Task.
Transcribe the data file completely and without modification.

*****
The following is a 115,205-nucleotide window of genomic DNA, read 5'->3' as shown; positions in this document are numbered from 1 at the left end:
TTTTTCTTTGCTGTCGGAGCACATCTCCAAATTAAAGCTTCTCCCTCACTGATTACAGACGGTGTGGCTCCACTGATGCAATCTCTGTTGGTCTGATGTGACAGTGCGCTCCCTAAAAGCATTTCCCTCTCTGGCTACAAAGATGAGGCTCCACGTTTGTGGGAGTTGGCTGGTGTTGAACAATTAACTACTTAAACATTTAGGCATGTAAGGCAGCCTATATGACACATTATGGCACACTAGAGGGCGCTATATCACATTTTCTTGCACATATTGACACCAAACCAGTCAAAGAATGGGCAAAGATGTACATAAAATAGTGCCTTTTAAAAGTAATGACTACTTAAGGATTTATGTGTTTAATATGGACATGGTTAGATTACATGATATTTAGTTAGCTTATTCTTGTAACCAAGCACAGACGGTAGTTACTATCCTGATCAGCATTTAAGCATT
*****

The following is a 115,205-nucleotide window of genomic DNA, read 5'->3' as shown; positions in this document are numbered from 1 at the left end:
TTTTTCTTTGCTGTCGGAGCACATCTCCAAATTAAAGCTTCTCCCTCACTGATTACAGACGGTGTGGCTCCACTGATGCAATCTCTGTTGGTCTGATGTGACAGTGCGCTCCCTAAAAGCATTTCCCTCTCTGGCTACAAAGATGAGGCTCCACGTTTGTGGGAGTTGGCTGGTGTTGAACAATTAACTACTTAAACATTTAGGCATGTAAGGCAGCCTATATGACACATTATGGCACACTAGAGGGCGCTATATCACATTTTCTTGCACATATTGACACCAAACCAGTCAAAGAATGGGCAAAGATGTACATAAAATAGTGCCTTTTAAAAGTAATGACTACTTAAGGATTTATGTGTTTAATATGGACATGGTTAGATTACATGATATTTAGTTAGCTTATTCTTGTAACCAAGCACAGACGGTAGTTACTATCCTGATCAGCATTTAAGCATT